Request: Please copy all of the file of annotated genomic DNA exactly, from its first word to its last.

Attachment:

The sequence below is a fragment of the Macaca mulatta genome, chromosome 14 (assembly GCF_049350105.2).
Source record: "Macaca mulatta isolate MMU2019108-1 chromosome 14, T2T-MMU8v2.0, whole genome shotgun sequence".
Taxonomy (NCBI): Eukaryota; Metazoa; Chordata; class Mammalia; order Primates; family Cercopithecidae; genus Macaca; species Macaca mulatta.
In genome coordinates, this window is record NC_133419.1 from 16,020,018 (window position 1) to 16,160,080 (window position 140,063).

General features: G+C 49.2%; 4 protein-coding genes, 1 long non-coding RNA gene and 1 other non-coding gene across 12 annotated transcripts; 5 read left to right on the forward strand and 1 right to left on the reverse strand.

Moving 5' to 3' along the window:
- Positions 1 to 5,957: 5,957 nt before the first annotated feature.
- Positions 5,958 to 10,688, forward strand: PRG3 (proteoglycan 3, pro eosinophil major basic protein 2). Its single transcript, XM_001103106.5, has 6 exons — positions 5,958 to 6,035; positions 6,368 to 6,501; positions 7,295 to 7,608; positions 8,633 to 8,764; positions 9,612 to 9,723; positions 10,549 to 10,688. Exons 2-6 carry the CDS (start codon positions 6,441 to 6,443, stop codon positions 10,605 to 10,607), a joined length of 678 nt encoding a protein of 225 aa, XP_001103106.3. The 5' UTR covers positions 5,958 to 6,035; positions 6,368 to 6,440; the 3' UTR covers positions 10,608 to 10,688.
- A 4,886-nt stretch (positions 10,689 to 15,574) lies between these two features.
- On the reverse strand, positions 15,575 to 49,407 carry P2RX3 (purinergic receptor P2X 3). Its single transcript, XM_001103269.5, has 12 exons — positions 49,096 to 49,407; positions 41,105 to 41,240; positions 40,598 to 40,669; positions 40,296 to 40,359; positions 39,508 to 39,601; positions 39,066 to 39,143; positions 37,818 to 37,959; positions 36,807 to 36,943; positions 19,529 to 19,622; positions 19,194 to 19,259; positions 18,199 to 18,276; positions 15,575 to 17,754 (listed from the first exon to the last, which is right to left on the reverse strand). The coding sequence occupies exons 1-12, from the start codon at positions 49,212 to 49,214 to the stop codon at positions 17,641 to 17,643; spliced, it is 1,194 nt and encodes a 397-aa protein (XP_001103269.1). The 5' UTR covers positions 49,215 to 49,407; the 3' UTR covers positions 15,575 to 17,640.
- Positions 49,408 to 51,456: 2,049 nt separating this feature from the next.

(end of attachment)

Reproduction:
The sequence below is a fragment of the Macaca mulatta genome, chromosome 14 (assembly GCF_049350105.2).
Source record: "Macaca mulatta isolate MMU2019108-1 chromosome 14, T2T-MMU8v2.0, whole genome shotgun sequence".
Taxonomy (NCBI): Eukaryota; Metazoa; Chordata; class Mammalia; order Primates; family Cercopithecidae; genus Macaca; species Macaca mulatta.
In genome coordinates, this window is record NC_133419.1 from 16,020,018 (window position 1) to 16,160,080 (window position 140,063).

General features: G+C 49.2%; 4 protein-coding genes, 1 long non-coding RNA gene and 1 other non-coding gene across 12 annotated transcripts; 5 read left to right on the forward strand and 1 right to left on the reverse strand.

Moving 5' to 3' along the window:
- Positions 1 to 5,957: 5,957 nt before the first annotated feature.
- Positions 5,958 to 10,688, forward strand: PRG3 (proteoglycan 3, pro eosinophil major basic protein 2). Its single transcript, XM_001103106.5, has 6 exons — positions 5,958 to 6,035; positions 6,368 to 6,501; positions 7,295 to 7,608; positions 8,633 to 8,764; positions 9,612 to 9,723; positions 10,549 to 10,688. Exons 2-6 carry the CDS (start codon positions 6,441 to 6,443, stop codon positions 10,605 to 10,607), a joined length of 678 nt encoding a protein of 225 aa, XP_001103106.3. The 5' UTR covers positions 5,958 to 6,035; positions 6,368 to 6,440; the 3' UTR covers positions 10,608 to 10,688.
- A 4,886-nt stretch (positions 10,689 to 15,574) lies between these two features.
- On the reverse strand, positions 15,575 to 49,407 carry P2RX3 (purinergic receptor P2X 3). Its single transcript, XM_001103269.5, has 12 exons — positions 49,096 to 49,407; positions 41,105 to 41,240; positions 40,598 to 40,669; positions 40,296 to 40,359; positions 39,508 to 39,601; positions 39,066 to 39,143; positions 37,818 to 37,959; positions 36,807 to 36,943; positions 19,529 to 19,622; positions 19,194 to 19,259; positions 18,199 to 18,276; positions 15,575 to 17,754 (listed from the first exon to the last, which is right to left on the reverse strand). The coding sequence occupies exons 1-12, from the start codon at positions 49,212 to 49,214 to the stop codon at positions 17,641 to 17,643; spliced, it is 1,194 nt and encodes a 397-aa protein (XP_001103269.1). The 5' UTR covers positions 49,215 to 49,407; the 3' UTR covers positions 15,575 to 17,640.
- Positions 49,408 to 51,456: 2,049 nt separating this feature from the next.